Homoglyphs for SEO

Search Engine Optimisation is the (dark) art of getting a site to the top of Google's ranking algorithm. If you're in the business of selling decorations for ponds, you want your shop to be right at the top of the results when people search for "bespoke synthetic frog spawn."

The problem is, there are lots of people all playing the same game. So, what "unusual" tactics can be used to drive sites to the top?

Yesterday, I looked at how homoglyphs like Il (capital i lower L) can be used to confuse humans. Today, let's see how they can confuse computers.

Shortly after publishing my blog post, I was the number one search result for"νⅰagrа".

Homoglyphs for SEO

Why? Because, apparently, I'm the only person on the whole Web who has used those weird characters in precisely that combination.

We can already see this sort of spam attack being used on the Web. Do a search for "Ԍооglе" and you'll see a bunch of sites like these:

Google Homoglyph SEO

Evading Spam Filters

Now, no one in their right mind is going to type those perculiar characters in to a search box. But they can have their uses elsewhere.

Google has a nifty little feature - the "I'm Feeling Lucky" button. Press that, and you're immediately taken to Google's first result.

Simply append &btnI on to a Google search URL and you'll be taken there.

Very few services will block a Google URL from being shared. This means, if you can claim the top spot for a particular search, you'll be able to craft a URL which will look like it takes you to Google, but will actually take you elsewhere.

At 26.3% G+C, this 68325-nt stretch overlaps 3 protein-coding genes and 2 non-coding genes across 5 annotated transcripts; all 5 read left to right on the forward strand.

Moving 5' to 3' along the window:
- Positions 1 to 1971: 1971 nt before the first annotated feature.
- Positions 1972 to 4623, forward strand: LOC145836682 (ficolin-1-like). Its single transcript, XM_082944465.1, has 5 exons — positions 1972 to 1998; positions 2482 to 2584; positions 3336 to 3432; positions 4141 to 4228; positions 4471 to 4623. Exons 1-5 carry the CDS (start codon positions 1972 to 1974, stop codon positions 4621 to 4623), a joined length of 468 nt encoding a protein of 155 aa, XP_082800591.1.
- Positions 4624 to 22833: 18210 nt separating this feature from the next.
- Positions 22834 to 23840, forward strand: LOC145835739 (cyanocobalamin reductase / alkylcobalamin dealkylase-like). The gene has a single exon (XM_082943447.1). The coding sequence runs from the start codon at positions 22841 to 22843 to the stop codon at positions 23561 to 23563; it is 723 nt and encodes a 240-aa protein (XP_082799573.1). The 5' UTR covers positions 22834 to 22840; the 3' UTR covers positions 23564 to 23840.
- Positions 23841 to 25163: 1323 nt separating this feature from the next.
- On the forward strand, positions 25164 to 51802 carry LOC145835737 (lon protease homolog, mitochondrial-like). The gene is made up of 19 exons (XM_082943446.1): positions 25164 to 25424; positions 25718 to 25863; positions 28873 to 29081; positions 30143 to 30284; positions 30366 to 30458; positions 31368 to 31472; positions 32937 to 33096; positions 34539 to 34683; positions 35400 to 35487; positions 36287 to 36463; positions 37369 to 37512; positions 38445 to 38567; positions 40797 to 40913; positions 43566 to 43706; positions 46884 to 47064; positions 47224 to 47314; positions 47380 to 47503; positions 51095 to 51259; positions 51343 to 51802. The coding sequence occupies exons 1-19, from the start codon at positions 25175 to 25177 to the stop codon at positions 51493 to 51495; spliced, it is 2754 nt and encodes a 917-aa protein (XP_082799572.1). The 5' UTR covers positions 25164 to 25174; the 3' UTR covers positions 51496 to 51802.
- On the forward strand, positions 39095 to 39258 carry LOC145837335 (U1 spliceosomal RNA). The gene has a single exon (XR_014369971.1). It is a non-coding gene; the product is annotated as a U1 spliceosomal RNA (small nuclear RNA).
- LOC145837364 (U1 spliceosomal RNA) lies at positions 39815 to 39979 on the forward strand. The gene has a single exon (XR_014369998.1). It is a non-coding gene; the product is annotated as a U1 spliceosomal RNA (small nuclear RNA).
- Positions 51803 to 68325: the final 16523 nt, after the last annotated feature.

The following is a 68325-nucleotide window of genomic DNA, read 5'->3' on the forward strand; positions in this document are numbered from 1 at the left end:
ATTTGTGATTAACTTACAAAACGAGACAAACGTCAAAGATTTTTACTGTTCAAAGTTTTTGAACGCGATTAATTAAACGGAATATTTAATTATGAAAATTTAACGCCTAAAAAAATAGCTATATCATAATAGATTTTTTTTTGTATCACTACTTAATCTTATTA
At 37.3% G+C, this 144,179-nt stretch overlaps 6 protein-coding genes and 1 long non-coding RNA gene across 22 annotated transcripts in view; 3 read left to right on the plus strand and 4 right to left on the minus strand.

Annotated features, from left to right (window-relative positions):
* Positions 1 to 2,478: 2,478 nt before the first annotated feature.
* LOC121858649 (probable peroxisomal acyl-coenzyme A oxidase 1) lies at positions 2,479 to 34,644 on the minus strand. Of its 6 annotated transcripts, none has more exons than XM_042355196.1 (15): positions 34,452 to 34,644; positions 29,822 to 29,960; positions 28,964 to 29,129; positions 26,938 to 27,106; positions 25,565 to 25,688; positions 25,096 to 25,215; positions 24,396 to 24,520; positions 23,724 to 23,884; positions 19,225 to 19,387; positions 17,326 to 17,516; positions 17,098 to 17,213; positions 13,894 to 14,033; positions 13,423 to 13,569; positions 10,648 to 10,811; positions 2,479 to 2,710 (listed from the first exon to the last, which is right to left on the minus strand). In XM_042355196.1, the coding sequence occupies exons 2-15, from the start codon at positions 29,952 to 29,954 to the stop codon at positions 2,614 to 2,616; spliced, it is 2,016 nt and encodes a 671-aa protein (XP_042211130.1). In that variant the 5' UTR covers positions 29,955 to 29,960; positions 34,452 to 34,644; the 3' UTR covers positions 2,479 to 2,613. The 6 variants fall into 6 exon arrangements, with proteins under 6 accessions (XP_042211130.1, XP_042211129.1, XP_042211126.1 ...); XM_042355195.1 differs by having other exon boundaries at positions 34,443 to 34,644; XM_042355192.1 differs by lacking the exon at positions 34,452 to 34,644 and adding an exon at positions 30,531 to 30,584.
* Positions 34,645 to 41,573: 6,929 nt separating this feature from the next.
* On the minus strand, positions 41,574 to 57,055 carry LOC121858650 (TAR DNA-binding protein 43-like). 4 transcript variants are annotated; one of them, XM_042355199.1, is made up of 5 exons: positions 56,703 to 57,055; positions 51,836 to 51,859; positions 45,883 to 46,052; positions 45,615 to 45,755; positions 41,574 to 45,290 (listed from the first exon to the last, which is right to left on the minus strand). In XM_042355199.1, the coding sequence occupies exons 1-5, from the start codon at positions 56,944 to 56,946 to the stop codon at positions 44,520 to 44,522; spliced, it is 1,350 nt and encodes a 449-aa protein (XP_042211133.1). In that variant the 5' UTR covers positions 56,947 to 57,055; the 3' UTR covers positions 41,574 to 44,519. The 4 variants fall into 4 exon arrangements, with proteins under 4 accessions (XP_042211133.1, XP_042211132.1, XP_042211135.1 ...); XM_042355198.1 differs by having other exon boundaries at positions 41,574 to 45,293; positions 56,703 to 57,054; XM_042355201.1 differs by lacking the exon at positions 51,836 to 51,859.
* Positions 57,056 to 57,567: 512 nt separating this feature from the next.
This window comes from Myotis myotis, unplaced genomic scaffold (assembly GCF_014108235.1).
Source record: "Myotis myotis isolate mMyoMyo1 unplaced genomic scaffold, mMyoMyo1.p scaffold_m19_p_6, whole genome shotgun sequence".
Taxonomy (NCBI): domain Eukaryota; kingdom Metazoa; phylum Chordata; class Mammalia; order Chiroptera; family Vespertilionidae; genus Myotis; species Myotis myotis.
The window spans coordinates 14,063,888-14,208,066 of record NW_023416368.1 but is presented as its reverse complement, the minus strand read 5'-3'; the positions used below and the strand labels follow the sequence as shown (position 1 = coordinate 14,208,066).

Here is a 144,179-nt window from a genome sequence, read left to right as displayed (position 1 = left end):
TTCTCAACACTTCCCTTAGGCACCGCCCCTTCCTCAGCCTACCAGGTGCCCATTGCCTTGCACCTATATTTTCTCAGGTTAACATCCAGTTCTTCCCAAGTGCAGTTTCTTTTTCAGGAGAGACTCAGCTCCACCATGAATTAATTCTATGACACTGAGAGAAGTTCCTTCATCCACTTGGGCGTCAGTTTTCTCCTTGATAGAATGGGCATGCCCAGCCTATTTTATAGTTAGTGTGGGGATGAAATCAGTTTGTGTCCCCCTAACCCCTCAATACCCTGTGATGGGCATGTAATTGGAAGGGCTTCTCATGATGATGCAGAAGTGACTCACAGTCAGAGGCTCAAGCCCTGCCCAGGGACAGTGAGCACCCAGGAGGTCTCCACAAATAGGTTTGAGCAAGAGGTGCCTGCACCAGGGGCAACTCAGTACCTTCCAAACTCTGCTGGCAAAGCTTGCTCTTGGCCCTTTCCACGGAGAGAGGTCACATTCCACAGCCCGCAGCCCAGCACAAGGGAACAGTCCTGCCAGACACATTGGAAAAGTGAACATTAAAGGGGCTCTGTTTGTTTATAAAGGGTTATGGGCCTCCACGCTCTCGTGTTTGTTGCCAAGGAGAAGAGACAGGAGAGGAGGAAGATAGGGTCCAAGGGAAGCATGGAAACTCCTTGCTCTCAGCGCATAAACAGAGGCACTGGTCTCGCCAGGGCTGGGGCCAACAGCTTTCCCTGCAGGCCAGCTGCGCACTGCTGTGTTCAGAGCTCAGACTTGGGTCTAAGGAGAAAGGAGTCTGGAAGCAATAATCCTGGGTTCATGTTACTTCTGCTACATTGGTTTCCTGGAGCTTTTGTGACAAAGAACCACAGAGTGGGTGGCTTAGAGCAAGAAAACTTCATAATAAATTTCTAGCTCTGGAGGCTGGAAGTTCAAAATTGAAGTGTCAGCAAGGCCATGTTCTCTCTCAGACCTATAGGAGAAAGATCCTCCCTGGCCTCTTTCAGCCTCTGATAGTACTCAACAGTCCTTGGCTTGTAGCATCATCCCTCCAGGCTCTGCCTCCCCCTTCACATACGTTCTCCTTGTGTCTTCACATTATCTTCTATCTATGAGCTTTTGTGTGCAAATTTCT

Copy and paste this into your URL bar and see what happens.


What Can Be Done To Stop This?

Damned if I know!

Search engines - and others - could look at the characters being used as see if they naturally belong together. Should the presence of a Cyrillic "о" in the middle of Latin text set off alarm bells? How about the Greek "Τ" mixed in with the Cherokee "Ꭺ"?

Perhaps computers need to get better at spotting "odd" patterns of letters - deriving a better semantic understanding of the text in context rather than just looking for literal strings.

"SEO Experts" are already exploiting this weakness in search engines. Do we need to find a way to nip this in the bug?

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2 thoughts on “Homoglyphs for SEO”

  1. Patrick Smears says:

    This seems to no longer work - the link goes to a search page, rather than redirecting through to the first result. Fixed?


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